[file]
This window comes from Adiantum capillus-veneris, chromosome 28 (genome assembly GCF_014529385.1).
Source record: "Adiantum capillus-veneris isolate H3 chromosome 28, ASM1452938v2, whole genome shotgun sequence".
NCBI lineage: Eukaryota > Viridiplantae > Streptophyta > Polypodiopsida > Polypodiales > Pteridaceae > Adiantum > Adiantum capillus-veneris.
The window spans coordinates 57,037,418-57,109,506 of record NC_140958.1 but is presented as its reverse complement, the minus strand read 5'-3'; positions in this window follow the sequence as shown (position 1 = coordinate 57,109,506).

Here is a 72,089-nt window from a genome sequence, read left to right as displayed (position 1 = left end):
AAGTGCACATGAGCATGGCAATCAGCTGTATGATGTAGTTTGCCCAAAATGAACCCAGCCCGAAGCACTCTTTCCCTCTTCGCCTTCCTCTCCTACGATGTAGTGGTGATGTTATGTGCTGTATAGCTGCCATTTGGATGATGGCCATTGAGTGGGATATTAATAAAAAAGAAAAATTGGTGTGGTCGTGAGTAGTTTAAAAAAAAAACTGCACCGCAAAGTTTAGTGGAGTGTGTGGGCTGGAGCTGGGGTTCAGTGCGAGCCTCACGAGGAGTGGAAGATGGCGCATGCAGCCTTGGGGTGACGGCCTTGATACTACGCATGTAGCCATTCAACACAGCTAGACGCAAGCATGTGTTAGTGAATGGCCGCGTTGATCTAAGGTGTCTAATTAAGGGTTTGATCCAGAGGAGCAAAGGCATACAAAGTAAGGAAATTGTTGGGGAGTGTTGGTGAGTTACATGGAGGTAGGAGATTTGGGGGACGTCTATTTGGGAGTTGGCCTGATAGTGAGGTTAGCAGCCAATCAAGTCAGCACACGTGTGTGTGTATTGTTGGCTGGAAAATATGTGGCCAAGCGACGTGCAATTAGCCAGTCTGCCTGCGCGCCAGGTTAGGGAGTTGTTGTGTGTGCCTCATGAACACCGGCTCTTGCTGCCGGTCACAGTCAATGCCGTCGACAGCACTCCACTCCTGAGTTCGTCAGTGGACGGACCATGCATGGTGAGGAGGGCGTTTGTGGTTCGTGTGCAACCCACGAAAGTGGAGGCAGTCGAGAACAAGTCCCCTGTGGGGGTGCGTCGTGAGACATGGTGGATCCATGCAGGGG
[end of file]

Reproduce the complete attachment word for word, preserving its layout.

This window comes from Adiantum capillus-veneris, chromosome 28 (genome assembly GCF_014529385.1).
Source record: "Adiantum capillus-veneris isolate H3 chromosome 28, ASM1452938v2, whole genome shotgun sequence".
NCBI lineage: Eukaryota > Viridiplantae > Streptophyta > Polypodiopsida > Polypodiales > Pteridaceae > Adiantum > Adiantum capillus-veneris.
The window spans coordinates 57,037,418-57,109,506 of record NC_140958.1 but is presented as its reverse complement, the minus strand read 5'-3'; positions in this window follow the sequence as shown (position 1 = coordinate 57,109,506).

Here is a 72,089-nt window from a genome sequence, read left to right as displayed (position 1 = left end):
AAGTGCACATGAGCATGGCAATCAGCTGTATGATGTAGTTTGCCCAAAATGAACCCAGCCCGAAGCACTCTTTCCCTCTTCGCCTTCCTCTCCTACGATGTAGTGGTGATGTTATGTGCTGTATAGCTGCCATTTGGATGATGGCCATTGAGTGGGATATTAATAAAAAAGAAAAATTGGTGTGGTCGTGAGTAGTTTAAAAAAAAAACTGCACCGCAAAGTTTAGTGGAGTGTGTGGGCTGGAGCTGGGGTTCAGTGCGAGCCTCACGAGGAGTGGAAGATGGCGCATGCAGCCTTGGGGTGACGGCCTTGATACTACGCATGTAGCCATTCAACACAGCTAGACGCAAGCATGTGTTAGTGAATGGCCGCGTTGATCTAAGGTGTCTAATTAAGGGTTTGATCCAGAGGAGCAAAGGCATACAAAGTAAGGAAATTGTTGGGGAGTGTTGGTGAGTTACATGGAGGTAGGAGATTTGGGGGACGTCTATTTGGGAGTTGGCCTGATAGTGAGGTTAGCAGCCAATCAAGTCAGCACACGTGTGTGTGTATTGTTGGCTGGAAAATATGTGGCCAAGCGACGTGCAATTAGCCAGTCTGCCTGCGCGCCAGGTTAGGGAGTTGTTGTGTGTGCCTCATGAACACCGGCTCTTGCTGCCGGTCACAGTCAATGCCGTCGACAGCACTCCACTCCTGAGTTCGTCAGTGGACGGACCATGCATGGTGAGGAGGGCGTTTGTGGTTCGTGTGCAACCCACGAAAGTGGAGGCAGTCGAGAACAAGTCCCCTGTGGGGGTGCGTCGTGAGACATGGTGGATCCATGCAGGGG